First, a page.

To capture dog owners who neglect to pick up after their dogs, a police unit has sent undercover agents to scour popular dog walking areas.
Blackburn with Darwen Council asked Lancashire Police to conduct extra patrols to combat the problem of “dog-feet” in parks, leisure areas, and scenic areas.
Over 80 complaints about homeowners who don’t pick up after their dogs have flooded the council since January.
Patrols will be combing the area to issue fixed penalty notices, but it’s more vital to educate pet owners on how to keep the borough clean.
The council said that former Covid Marshalls are stepping up to distribute dog poop bags and inform locals about the problem.
“We want our people to feel proud of our borough,” said Cllr. Jim Casey, Assistant Executive Member for Environment. “These additional initiatives will clamp down on dog-feet, as anti-littering remains a vital focus for the Council.”
We are focusing on the minority of dog owners who don’t care about the trash their dogs leave behind, even though we are aware that the great majority of dog owners are fully aware of their obligation and clean up after their pets.
“I’d want to advise members of the public to keep watchful and report anything they observe,” he said, “and I’d like to express my appreciation to the police who have been patrolling across Blackburn with Darwen.”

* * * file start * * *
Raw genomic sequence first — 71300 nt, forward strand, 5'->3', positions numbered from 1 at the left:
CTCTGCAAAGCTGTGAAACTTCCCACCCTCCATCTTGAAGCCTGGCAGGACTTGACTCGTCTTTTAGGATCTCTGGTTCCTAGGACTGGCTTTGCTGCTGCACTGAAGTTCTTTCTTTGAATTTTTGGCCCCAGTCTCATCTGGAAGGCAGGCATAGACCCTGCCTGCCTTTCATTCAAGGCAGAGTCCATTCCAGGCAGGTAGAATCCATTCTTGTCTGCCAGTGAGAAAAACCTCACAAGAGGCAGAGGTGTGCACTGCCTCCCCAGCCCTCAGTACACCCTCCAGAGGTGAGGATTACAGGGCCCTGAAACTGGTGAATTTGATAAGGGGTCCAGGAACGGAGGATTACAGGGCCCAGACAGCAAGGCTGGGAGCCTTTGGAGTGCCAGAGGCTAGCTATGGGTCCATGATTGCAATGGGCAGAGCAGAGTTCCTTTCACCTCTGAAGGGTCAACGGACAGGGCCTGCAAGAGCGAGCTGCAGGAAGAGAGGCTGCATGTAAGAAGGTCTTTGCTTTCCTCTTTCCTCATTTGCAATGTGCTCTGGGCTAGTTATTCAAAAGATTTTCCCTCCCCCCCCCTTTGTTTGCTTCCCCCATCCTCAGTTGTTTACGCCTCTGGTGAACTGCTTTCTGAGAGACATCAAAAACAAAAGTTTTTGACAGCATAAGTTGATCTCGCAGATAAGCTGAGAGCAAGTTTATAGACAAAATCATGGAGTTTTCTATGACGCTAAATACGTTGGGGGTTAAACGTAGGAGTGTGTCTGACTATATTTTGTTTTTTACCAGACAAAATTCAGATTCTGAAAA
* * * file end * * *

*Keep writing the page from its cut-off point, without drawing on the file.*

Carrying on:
A public space protection order established according to the Anti-Social Behavior, Crime and Policing Act of 2014 covers Blackburn with Darwen and enables police to intervene in cases involving things like keeping dogs on leashes and failing to tidy up after them.
The Keep Britain Tidy environmental organisation has approved the council’s public protection and environment health team, which will be putting up new posters around the borough to address the issue.
According to Keep Britain Tidy, their signs with humorous phrases have reduced dog feces by up to 77%.
“Dog crap is an emotional problem and one of the most disgusting and unacceptable types of trash on our streets,” the charity said. According to our study, dog feces is the topic that the public is most worried about.
By 2030, we want canine feces to be almost nonexistent. We’ll keep creating and sponsoring ads or projects that emphasize the common sense of dog owners and the idea that “any bin will do.”
“We will assist local authorities in enforcing new regulations under PSPOs (public spaces protection orders) mandating dog owners to carry poop bags, or incentivizing citizen action, and we will advocate for more funding to help local authorities in efficient investigation and enforcement.”
“To guarantee that dogs and dog waste are successfully managed, we urge local authorities to maintain an efficient enforcement service and fully use existing measures, such PSPOs.”